Children cannot be reasoned with beyond a point. Rationality doesn't work with them - stories do, exaggerated expressions do, lies do. All that we present even to adults only to have other adults call us schemers or liars. We say "come on, a child cannot be expected to understand". Well, my manager also said "come on, you cannot expect all men to be objective and understand everything without an ego". That is one thing children do not have very much, because they are vulnerable and have pure needs. Since they need food (and cannot procure it themselves let alone prepare it) they will dissolve their feuds with you. Since they are not comfortable with themselves and cannot even imagine being in a room all by themselves for more than 10 sec (without Cartoon Network), they will drop all grievances. Adults do that too when they stand in a long queue in a government office. They too request the officer "to forgive them and let bygones be bygones" but we hold on to our cribs; kids usually do not since their memory is not entirely that sharp. I have observed that children who are fed and surrounded by people will not hesitate to throw a tantrum or act insolent. They can get away with it till the next meal and as long as someone else is willing to pamper them. Hence, the common theory that children in houses where the grandparents reside tend to be a little more bratty (but the best thing about children is that they throw all generalisations into the dustbin).

Children are creative perhaps after a certain age. They are open to being wrong and hence, are without the inhibitions that prevent creativity from surfacing. That doesn't make all of them creative. I have known and seen kids simply doing nothing more than what was required to get them what they wanted. Kids sitting at home because it was extremely hot outside don't create new games - they watch Cartoon Network or Nick or (nowadays) get on the Internet. Even when we open our gates wider and be more tolerant, we can only observe creativity in children in matters where they associate two thing which we would never have. This come more out of ignorance and the comfort in being wrong (as mentioned earlier). A child will tap his spoons on upturned buckets because kids like noise and not because he is a rudimentary Mozart. Kids love noise and mess and bear hugs. They love attention, too. If a kid goes about smearing the wall with a lot of crayons that's because they love the mess that comes with it. They don't care about colour synchrony or shapes and sizes or even meaning. They love the opportunity to smear red over a clean wall and then blue and then throw some water on all of it and then shoe polish (and maybe even taste it a bit). Give a child a sheet of paper and lots of crayons, and the child is mostly likely going to "draw" a lot of circles, then dashes and then dizzying circles till the paper tears or the crayons break or both.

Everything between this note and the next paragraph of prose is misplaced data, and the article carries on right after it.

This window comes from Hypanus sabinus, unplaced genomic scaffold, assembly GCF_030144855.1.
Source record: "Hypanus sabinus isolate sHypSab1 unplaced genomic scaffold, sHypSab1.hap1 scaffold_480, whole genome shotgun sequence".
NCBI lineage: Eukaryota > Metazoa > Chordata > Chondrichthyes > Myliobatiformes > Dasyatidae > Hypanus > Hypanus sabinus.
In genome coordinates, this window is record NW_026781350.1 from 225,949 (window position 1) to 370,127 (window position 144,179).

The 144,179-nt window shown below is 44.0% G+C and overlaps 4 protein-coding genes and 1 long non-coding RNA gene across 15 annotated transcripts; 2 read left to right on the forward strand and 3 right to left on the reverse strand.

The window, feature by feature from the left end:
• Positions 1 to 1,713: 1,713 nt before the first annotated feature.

Perhaps when they are 5 and above they do manage to be creative. What is wrong in calling children creative? Nothing. So are adults. No, no, no, adults might be creative but they are also very destructive, hence their creativity is balanced by the destructive nature (because of insecurity, want for power, etc.) unlike kids who are purely creative and hence, score more points. Well, not really. You probably should meet kids!

Kids are instinctively destructive. A lot of their destructive nature is borne on clumsiness and also on their inclination to not care (which to me is the single greatest cause for destruction: Nazis didn't care about the Jews, the Americans didn't care about the civilians in Japan, no soldier cares about the enemy, no religious fanatic cares about the spiritual and/or philosophical inclinations of another). They don't care how much you value your crystal. They do not know or care that water in the Bose speaker system is not funny (though the sounds thereafter might seem so). You can tell them a hundred times not to bounce the ball off the glass of the shelves but they still might. They might sit on your spectacles because they were lost in ninja Hatori's jump across buildings.
I would urge readers to read the book Lord of the Flies (I finally discovered my lost copy of the book: now I have two copies). Golding weaves a remarkable tale about a band of boys stranded on an island and the dynamics between them. There is this scene where Jack tries to establish his supremacy because he can hunt and kill pigs. Their chant repulsed me the first time I read it. Perhaps they fall outside the age range of years stated at the outset.